Football Museum (São Paulo): Located in the Pacaembú stadium, the museum spotlights the country’s signature sport as a cultural heritage and part of Brazil’s identity. The best goals and great names in the sport are featured along “the pioneering women of a discipline that many times denied them access,” according to organizers. It is in the São Paulo capital.

Brazilian House Museum (São Paulo): Dedicated to Brazilian architecture and design, the collection features together furnishings and decorative accessories dating back three centuries.

Brazilian Fashion Museum (Rio de Janeiro): This collection brings together the best of Brazil’s fashion, featuring the nation’s imperial period in beautifully decorated rooms. The collection consists of 3,500 19th century heritage pieces, clothing, accessories, prints and fans.

Castro Maya Museum or Chácara do Céu (Rio de Janeiro): Housed in the former residences of collector and patron of the arts Raymundo Ottoni de Castro Maya, the museum complex incudes creations from Matisse, Modigliani, Degás, Seurat and Miró, plus works by Brazilian artists Guignard and Iberê Camargo. The exhibition also includes an important collection of maps from the 17th and 18th centuries.

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Globus cancels travel until July

Globus, one of the world’s largest tour operators and the
parent of river cruise line Avalon Waterways, has cancelled all tours, cruises
and vacation packages through June 30 due to the Covid-19 pandemic. 

While many travel companies earlier this month suspended
operations through April, they have increasingly over the past few weeks pushed
back expected restart dates through at least the end of May.

President Trump on Sunday extended until the end of April
his call for Americans to stay home and practice social distancing. Many
countries have closed their borders indefinitely.

Click for links to travel companies’ schedule changes and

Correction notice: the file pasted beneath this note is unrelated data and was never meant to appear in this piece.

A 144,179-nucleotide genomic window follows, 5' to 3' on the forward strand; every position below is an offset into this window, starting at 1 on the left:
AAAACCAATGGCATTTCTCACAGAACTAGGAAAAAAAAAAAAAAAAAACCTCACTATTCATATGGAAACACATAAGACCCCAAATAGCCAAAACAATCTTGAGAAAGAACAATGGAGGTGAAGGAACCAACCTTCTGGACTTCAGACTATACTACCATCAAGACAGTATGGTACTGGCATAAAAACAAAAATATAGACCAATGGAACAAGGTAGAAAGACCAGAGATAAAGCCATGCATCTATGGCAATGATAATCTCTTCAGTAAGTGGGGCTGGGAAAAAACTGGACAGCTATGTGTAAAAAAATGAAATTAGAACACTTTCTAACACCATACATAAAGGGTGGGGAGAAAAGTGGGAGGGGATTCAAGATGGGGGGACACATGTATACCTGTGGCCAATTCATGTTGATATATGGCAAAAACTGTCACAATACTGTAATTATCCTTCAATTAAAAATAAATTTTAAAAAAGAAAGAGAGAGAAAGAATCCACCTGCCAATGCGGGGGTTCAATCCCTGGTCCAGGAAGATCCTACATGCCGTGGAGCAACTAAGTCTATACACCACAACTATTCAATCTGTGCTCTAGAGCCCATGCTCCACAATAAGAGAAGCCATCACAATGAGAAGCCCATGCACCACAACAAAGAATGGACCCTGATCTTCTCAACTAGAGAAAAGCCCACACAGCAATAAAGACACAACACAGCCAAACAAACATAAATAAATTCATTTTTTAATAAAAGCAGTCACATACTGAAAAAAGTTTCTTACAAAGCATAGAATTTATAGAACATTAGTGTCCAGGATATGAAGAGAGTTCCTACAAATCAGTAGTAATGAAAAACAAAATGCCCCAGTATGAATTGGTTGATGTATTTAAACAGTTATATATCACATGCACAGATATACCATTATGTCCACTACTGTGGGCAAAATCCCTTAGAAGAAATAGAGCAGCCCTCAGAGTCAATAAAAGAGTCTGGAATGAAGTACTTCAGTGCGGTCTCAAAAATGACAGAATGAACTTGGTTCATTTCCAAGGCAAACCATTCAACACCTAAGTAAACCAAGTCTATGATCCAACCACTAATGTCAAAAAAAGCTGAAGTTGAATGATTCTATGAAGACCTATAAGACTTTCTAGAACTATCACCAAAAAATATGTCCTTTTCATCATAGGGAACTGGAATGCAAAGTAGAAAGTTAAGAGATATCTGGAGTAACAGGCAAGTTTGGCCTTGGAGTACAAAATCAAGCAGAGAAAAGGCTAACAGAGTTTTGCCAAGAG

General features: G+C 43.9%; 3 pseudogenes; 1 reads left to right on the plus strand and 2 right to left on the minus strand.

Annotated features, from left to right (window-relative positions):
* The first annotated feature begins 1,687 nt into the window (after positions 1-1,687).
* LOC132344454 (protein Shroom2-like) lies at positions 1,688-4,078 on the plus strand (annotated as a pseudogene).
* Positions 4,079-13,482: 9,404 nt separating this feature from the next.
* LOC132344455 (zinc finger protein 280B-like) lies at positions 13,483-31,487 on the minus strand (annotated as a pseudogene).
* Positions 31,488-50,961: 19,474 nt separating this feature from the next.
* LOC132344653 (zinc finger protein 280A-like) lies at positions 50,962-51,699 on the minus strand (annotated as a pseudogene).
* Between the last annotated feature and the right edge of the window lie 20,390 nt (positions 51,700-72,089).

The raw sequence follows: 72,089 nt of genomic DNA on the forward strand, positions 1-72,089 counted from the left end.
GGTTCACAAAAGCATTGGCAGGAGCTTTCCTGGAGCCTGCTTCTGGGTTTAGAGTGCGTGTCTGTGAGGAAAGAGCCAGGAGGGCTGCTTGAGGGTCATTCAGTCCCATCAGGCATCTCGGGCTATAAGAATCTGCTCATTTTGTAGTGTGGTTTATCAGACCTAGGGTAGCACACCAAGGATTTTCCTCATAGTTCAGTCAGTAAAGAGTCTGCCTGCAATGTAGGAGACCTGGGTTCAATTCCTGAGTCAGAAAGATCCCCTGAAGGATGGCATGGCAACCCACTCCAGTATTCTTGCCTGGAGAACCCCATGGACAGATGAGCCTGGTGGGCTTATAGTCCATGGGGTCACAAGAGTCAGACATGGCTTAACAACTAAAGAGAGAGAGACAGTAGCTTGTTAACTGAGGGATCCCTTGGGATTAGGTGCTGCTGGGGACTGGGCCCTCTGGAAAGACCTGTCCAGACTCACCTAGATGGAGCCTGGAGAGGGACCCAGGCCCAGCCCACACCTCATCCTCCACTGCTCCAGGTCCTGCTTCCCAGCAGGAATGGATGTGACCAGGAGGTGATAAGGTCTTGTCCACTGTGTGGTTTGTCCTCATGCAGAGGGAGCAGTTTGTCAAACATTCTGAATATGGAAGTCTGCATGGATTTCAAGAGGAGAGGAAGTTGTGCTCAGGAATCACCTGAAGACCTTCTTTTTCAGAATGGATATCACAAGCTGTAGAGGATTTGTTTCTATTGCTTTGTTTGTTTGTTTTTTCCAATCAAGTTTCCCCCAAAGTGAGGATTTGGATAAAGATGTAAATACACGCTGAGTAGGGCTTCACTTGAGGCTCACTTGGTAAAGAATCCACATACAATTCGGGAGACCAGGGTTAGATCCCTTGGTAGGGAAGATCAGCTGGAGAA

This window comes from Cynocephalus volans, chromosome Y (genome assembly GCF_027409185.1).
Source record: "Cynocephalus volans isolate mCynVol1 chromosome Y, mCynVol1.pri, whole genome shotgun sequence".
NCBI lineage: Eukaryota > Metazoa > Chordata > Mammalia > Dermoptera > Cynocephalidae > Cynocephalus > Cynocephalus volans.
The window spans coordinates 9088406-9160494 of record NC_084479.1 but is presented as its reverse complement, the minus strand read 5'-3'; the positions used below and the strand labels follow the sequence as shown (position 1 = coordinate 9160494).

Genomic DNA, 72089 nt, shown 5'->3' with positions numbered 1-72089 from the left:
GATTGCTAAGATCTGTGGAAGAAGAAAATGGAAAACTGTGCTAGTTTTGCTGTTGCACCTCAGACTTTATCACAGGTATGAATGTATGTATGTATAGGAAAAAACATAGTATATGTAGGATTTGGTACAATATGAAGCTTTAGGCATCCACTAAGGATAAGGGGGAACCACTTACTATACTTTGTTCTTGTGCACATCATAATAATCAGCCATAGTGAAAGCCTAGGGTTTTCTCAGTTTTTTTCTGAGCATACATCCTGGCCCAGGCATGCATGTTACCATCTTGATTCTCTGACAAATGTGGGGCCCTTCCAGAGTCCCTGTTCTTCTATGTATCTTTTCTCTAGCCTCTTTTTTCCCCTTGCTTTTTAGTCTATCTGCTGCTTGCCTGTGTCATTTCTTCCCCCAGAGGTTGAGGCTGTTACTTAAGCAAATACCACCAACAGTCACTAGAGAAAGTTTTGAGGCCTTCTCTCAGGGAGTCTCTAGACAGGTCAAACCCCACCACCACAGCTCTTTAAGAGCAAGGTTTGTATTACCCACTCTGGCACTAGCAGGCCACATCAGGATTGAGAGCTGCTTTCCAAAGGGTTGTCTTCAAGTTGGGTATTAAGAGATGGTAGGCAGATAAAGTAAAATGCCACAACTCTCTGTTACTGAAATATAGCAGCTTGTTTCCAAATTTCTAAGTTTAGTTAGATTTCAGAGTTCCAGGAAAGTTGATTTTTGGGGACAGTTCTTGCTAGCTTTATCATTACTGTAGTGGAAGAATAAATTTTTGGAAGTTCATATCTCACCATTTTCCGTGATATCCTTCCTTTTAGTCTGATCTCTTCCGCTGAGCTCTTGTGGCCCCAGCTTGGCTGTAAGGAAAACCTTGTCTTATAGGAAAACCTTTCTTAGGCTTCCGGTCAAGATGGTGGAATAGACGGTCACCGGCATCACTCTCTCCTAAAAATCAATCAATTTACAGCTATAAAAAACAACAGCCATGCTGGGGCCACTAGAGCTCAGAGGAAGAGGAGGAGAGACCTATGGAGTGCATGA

cancellation, refund and commission policies.

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Government pledges £75m to repatriate stranded Brits

The British government has pledged to bring home thousands of travellers stuck abroad following a new agreement with airlines.

The global travel situation caused by the coronavirus pandemic has seen many holidaymakers stranded overseas – leading to criticism of the authorities.

In response, Virgin Atlantic, easyJet, Jet2 and Titan Airways have signed a memorandum of understanding negotiated by the foreign and transport secretaries.

British Airways have also made clear it will work with the government in the national interest to get people home.

Foreign secretary, Dominic Raab, said: “This is a worrying time for many British citizens travelling abroad.

“We’ve already worked with airlines and governments to enable hundreds of thousands to return home on commercial flights, and we will keep as many of those options open as possible.

“Where commercial flights are not possible, we will build on the earlier charter flights we organised back from China, Japan, Cuba, Ghana and Peru.

“The arrangements agreed today will provide a clearer basis to organise special charter flights where Britons find themselves stranded.”

UPDATE: The UK Government and the airline industry to fly home stranded British travellers.

➡️ Read our guidance:

➡️ Follow @FCOTravel for country updates#coronavirus | #COVID19

— Foreign Office

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Cunard and P&O Cruises extended sailing suspension until May

Cunard and P&O Cruises have extended the suspension of all voyages as the coronavirus pandemic continues to grow around the world.

Both Carnival Corporation-owned lines will not set sail again until at least May 15th.

Cunard said it would continue to monitor government guidelines and travel restrictions in ports of call around the world, and this may mean there are further changes to the timing of when each of the ships returns to service.